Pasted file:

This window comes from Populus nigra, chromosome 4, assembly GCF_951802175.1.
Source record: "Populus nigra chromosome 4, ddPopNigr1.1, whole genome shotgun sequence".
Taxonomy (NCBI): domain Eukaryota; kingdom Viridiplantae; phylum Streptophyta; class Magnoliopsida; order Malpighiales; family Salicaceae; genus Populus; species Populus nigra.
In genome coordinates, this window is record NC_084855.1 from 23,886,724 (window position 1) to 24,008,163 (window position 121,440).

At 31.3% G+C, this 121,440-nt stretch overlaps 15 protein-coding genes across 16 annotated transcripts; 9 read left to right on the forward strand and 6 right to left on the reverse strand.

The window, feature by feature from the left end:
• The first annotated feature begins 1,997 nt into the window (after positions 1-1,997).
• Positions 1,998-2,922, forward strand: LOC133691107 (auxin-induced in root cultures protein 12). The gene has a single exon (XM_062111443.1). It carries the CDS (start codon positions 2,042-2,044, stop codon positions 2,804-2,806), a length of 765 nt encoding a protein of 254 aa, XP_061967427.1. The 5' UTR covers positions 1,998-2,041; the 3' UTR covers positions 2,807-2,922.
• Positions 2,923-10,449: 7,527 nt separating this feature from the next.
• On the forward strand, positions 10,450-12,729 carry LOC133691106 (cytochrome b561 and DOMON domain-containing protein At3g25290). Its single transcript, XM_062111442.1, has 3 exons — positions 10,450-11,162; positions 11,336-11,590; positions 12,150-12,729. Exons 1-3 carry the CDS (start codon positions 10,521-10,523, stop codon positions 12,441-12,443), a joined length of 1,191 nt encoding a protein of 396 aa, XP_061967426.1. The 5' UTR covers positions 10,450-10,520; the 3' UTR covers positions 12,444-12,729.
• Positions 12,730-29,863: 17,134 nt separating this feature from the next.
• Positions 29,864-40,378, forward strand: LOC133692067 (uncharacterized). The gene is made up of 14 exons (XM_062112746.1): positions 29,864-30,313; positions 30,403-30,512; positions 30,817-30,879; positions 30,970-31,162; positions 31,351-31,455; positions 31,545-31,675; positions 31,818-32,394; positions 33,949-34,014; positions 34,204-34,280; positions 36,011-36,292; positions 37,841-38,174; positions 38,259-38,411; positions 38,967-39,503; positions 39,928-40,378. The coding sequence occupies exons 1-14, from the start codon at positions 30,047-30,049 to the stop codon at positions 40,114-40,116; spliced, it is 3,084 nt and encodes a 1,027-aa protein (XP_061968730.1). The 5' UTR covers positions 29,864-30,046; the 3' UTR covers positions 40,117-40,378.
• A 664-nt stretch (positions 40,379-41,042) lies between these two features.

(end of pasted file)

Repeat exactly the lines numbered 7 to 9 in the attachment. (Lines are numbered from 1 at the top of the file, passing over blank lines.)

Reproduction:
• The first annotated feature begins 1,997 nt into the window (after positions 1-1,997).
• Positions 1,998-2,922, forward strand: LOC133691107 (auxin-induced in root cultures protein 12). The gene has a single exon (XM_062111443.1). It carries the CDS (start codon positions 2,042-2,044, stop codon positions 2,804-2,806), a length of 765 nt encoding a protein of 254 aa, XP_061967427.1. The 5' UTR covers positions 1,998-2,041; the 3' UTR covers positions 2,807-2,922.
• Positions 2,923-10,449: 7,527 nt separating this feature from the next.